Author + information
- Received June 22, 2019
- Revision received January 3, 2020
- Accepted January 23, 2020
- Published online March 23, 2020.
- Guiomar Mendieta, MSc, MDa,b,
- Soumaya Ben-Aicha, MSca,
- Manuel Gutiérrez, MD, PhDc,
- Laura Casani, PhDa,c,
- Monika Aržanauskaitė, MDa,
- Francesc Carreras, MD, PhDd,
- Manel Sabate, MD, PhDb,
- Lina Badimon, PhDa,e,∗ and
- Gemma Vilahur, PhDa,e,∗∗ (, )@HospitalSantPau
- aCardiovascular Research Center-ICCC, Hospital de la Santa Creu i Sant Pau, IIB-Sant Pau, Barcelona, Spain
- bDepartment of Cardiology, Clinic Hospital, Barcelona, Spain
- cRadiology, Hospital de la Santa Creu i Sant Pau, IIB-Sant Pau, Barcelona, Spain
- dCardiology, Hospital de la Santa Creu i Sant Pau, IIB-Sant Pau, Barcelona, Spain
- eCiberCV, Institute Carlos III, Barcelona, Spain
- ↵∗Address for correspondence:
Dr. Gemma Vilahur, Cardiovascular ICCC Program, Research Institute–Hospital de la Santa Creu i Sant Pau, IIB Sant Pau, Avda. S. Antoni María Claret 167, 08025 Barcelona, Spain.
Background Beyond lipid-lowering, statins exert cardioprotective effects. High-dose statin treatment seems to reduce cardiovascular complications in high-risk patients. The ideal timing and administration regime remain unknown.
Objectives This study compared the cardioprotective effects of intravenous statin administration during myocardial infarction (MI) with oral administration immediately post-MI.
Methods Hypercholesterolemic pigs underwent MI induction (90 min of ischemia) and were kept for 42 days. Animals were distributed in 3 arms (A): A1 received an intravenous bolus of atorvastatin during MI; A2 received an intravenous bolus of vehicle during MI; and A3 received oral atorvastatin within 2 h post-MI. A1 and A3 remained on daily oral atorvastatin for the following 42 days. Cardiac magnetic resonance analysis (days 3 and 42 post-MI) and molecular/histological studies were performed.
Results At day 3, A1 showed a 10% reduction in infarct size compared with A3 and A2 and a 50% increase in myocardial salvage. At day 42, both A1 and A3 showed a significant decrease in scar size versus A2; however, A1 showed a further 24% reduction versus A3. Functional analyses revealed improved systolic performance in A1 compared with A2 and less wall motion abnormalities in the jeopardized myocardium versus both groups at day 42. A1 showed enhanced collagen content and AMP-activated protein kinase activation in the scar, increased vessel density in the penumbra, higher tumor necrosis factor α plasma levels and lower peripheral blood mononuclear cell activation versus both groups.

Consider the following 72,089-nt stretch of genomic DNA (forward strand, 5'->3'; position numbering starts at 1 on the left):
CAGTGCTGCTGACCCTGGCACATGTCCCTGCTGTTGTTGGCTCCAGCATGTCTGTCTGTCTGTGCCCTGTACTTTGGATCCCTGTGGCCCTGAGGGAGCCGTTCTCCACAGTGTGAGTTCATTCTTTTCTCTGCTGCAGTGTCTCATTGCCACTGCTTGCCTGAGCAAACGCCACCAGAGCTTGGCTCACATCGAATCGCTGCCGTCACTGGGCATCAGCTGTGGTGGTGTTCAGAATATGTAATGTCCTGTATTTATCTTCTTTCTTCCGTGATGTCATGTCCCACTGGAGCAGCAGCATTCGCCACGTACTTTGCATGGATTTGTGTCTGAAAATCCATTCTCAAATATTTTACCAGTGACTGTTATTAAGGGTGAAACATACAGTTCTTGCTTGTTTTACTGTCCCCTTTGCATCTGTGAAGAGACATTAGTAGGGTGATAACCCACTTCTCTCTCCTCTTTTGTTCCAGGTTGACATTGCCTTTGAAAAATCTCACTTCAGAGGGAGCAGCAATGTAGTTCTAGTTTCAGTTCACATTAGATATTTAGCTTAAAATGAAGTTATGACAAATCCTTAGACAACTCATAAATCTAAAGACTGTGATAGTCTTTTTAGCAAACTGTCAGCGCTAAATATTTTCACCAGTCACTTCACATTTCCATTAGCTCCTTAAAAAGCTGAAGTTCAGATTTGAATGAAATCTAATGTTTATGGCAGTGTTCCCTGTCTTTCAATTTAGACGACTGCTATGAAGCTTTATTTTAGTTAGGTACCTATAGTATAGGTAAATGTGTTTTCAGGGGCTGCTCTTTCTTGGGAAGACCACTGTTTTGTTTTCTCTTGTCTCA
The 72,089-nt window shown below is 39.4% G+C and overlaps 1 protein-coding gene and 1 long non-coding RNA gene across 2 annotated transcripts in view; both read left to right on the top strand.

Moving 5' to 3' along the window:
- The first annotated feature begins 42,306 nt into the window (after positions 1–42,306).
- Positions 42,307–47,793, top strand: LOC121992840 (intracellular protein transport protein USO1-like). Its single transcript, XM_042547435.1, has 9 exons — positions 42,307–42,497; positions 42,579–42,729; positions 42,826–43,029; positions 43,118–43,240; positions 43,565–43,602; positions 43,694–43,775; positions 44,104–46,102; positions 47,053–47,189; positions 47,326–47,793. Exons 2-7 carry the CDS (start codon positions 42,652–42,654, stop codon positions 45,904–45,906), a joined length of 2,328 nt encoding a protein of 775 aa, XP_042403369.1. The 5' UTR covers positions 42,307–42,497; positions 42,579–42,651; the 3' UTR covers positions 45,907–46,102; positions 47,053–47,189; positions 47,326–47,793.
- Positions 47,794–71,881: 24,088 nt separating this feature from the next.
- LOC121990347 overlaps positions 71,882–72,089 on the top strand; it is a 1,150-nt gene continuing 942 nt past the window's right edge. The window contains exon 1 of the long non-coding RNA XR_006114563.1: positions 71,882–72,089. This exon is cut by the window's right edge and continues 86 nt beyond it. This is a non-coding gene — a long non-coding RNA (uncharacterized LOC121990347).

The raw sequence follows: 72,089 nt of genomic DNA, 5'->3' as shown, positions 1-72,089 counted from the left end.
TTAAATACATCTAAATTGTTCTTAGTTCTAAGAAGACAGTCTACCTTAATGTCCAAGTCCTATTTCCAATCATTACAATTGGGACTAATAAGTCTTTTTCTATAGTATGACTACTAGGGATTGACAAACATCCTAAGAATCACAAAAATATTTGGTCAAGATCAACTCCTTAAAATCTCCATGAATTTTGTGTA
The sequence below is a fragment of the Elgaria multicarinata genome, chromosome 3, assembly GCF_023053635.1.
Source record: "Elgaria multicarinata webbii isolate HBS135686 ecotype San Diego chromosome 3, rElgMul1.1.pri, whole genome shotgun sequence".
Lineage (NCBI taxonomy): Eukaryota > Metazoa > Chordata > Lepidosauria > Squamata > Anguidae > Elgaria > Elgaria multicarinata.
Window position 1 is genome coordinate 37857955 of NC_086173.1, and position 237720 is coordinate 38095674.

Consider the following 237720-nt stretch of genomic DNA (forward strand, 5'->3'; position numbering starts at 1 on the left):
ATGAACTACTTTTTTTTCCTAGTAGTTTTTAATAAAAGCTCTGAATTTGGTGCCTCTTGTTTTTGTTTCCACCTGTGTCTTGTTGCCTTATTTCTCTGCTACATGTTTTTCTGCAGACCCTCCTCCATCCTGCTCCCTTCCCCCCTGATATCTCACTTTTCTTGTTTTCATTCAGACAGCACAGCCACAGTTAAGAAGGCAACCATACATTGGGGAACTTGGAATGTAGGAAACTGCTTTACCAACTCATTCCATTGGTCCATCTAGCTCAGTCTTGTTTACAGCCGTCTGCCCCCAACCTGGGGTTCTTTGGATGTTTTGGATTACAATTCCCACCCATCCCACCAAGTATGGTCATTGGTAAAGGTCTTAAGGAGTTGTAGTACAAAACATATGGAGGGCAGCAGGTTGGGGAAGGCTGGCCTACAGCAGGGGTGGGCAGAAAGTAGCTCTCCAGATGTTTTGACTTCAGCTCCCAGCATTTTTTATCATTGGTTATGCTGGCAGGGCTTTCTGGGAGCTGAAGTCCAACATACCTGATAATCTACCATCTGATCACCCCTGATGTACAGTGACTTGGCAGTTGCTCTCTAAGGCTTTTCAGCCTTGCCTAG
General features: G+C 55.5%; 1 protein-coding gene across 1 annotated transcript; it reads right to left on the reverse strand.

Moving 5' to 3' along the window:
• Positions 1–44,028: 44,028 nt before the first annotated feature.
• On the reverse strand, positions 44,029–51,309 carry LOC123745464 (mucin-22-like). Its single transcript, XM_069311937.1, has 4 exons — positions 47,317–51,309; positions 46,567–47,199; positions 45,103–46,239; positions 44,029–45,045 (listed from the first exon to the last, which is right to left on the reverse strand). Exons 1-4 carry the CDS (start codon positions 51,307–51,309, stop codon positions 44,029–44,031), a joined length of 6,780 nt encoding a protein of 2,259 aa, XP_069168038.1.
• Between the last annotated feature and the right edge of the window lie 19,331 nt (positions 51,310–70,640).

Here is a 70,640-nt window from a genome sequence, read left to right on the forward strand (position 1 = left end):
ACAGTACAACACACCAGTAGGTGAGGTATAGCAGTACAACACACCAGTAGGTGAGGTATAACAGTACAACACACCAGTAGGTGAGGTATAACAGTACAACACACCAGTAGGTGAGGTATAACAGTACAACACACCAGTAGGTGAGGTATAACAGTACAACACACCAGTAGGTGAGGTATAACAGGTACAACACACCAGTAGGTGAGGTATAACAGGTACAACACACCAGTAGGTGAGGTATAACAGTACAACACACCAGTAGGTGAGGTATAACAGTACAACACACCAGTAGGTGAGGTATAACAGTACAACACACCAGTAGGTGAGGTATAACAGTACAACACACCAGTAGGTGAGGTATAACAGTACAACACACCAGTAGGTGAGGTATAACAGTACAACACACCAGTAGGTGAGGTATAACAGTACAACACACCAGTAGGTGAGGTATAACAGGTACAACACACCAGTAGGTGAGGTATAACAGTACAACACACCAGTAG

Conclusions Intravenous administration of atorvastatin during MI limits cardiac damage, improves cardiac function, and mitigates remodeling to a larger extent than when administered orally shortly after reperfusion. This therapeutic approach deserves to be investigated in ST-segment elevation MI patients.
↵∗ Drs. Badimon and Vilahur contributed equally to this work.
This work was supported by the Fundació Investigació Marato TV3 #20154310 (to Dr. Vilahur), Plan Nacional de Salud (PGC2018-094025-B-I00 to Dr. Vilahur and SAF2016-76819-R to Dr. Badimon) from the Spanish Ministry of Science and Innovation, and funds FEDER “Una Manera de Hacer Europa”; a grant from the Spanish Society of Cardiology (Beca FEC Investigación Básica/2016 to Dr. Vilahur); and CIBERCV (to Dr. Badimon). The Generalitat of Catalunya (Secretaria d’Universitats i Recerca del Departament d’Economia i Coneixement de la Generalitat, 2017 SGR 1480) and the Fundación Investigación Cardiovascular-Fundación Jesus Serra also provided continuous support. Drs. Badimon and Vilahur are the authors of the patent that includes the use of statins for intravenous administration. All other authors have reported that they have no relationships relevant to the contents of this paper to disclose.
- Received June 22, 2019.
- Revision received January 3, 2020.
- Accepted January 23, 2020.
- 2020 The Authors